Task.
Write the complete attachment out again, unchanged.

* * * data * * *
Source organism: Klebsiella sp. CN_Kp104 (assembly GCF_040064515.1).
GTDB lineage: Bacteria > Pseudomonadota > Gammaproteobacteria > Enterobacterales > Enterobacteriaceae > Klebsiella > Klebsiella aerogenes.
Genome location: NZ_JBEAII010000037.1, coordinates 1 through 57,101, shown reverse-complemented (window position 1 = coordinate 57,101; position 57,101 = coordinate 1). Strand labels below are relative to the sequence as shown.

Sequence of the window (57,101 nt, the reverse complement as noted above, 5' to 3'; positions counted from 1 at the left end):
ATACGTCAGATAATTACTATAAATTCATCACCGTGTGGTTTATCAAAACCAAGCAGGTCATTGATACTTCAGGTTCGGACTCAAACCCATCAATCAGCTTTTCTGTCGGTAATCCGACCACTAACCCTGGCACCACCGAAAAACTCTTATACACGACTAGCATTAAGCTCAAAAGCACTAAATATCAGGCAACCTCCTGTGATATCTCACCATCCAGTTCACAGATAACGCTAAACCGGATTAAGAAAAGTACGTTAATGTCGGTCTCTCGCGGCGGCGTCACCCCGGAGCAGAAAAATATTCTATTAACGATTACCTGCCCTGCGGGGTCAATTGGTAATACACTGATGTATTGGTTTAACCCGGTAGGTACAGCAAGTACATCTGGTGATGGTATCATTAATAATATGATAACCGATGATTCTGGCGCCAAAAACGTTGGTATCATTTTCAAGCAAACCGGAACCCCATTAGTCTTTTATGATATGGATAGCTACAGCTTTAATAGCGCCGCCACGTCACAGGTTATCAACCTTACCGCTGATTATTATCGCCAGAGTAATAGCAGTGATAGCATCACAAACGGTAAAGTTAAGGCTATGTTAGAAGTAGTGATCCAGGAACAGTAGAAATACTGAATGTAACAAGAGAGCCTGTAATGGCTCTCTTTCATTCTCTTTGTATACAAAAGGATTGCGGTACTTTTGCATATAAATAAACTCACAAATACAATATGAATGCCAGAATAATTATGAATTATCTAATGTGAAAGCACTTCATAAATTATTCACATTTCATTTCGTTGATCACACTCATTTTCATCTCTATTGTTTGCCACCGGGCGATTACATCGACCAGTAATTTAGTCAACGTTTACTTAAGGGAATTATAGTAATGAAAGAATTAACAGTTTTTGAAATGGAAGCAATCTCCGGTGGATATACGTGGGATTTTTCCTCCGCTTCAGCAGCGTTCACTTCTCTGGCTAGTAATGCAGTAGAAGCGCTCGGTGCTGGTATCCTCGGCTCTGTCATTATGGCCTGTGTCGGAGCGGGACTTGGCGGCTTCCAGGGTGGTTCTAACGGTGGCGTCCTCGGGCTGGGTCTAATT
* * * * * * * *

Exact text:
Source organism: Klebsiella sp. CN_Kp104 (assembly GCF_040064515.1).
GTDB lineage: Bacteria > Pseudomonadota > Gammaproteobacteria > Enterobacterales > Enterobacteriaceae > Klebsiella > Klebsiella aerogenes.
Genome location: NZ_JBEAII010000037.1, coordinates 1 through 57,101, shown reverse-complemented (window position 1 = coordinate 57,101; position 57,101 = coordinate 1). Strand labels below are relative to the sequence as shown.

Sequence of the window (57,101 nt, the reverse complement as noted above, 5' to 3'; positions counted from 1 at the left end):
ATACGTCAGATAATTACTATAAATTCATCACCGTGTGGTTTATCAAAACCAAGCAGGTCATTGATACTTCAGGTTCGGACTCAAACCCATCAATCAGCTTTTCTGTCGGTAATCCGACCACTAACCCTGGCACCACCGAAAAACTCTTATACACGACTAGCATTAAGCTCAAAAGCACTAAATATCAGGCAACCTCCTGTGATATCTCACCATCCAGTTCACAGATAACGCTAAACCGGATTAAGAAAAGTACGTTAATGTCGGTCTCTCGCGGCGGCGTCACCCCGGAGCAGAAAAATATTCTATTAACGATTACCTGCCCTGCGGGGTCAATTGGTAATACACTGATGTATTGGTTTAACCCGGTAGGTACAGCAAGTACATCTGGTGATGGTATCATTAATAATATGATAACCGATGATTCTGGCGCCAAAAACGTTGGTATCATTTTCAAGCAAACCGGAACCCCATTAGTCTTTTATGATATGGATAGCTACAGCTTTAATAGCGCCGCCACGTCACAGGTTATCAACCTTACCGCTGATTATTATCGCCAGAGTAATAGCAGTGATAGCATCACAAACGGTAAAGTTAAGGCTATGTTAGAAGTAGTGATCCAGGAACAGTAGAAATACTGAATGTAACAAGAGAGCCTGTAATGGCTCTCTTTCATTCTCTTTGTATACAAAAGGATTGCGGTACTTTTGCATATAAATAAACTCACAAATACAATATGAATGCCAGAATAATTATGAATTATCTAATGTGAAAGCACTTCATAAATTATTCACATTTCATTTCGTTGATCACACTCATTTTCATCTCTATTGTTTGCCACCGGGCGATTACATCGACCAGTAATTTAGTCAACGTTTACTTAAGGGAATTATAGTAATGAAAGAATTAACAGTTTTTGAAATGGAAGCAATCTCCGGTGGATATACGTGGGATTTTTCCTCCGCTTCAGCAGCGTTCACTTCTCTGGCTAGTAATGCAGTAGAAGCGCTCGGTGCTGGTATCCTCGGCTCTGTCATTATGGCCTGTGTCGGAGCGGGACTTGGCGGCTTCCAGGGTGGTTCTAACGGTGGCGTCCTCGGGCTGGGTCTAATT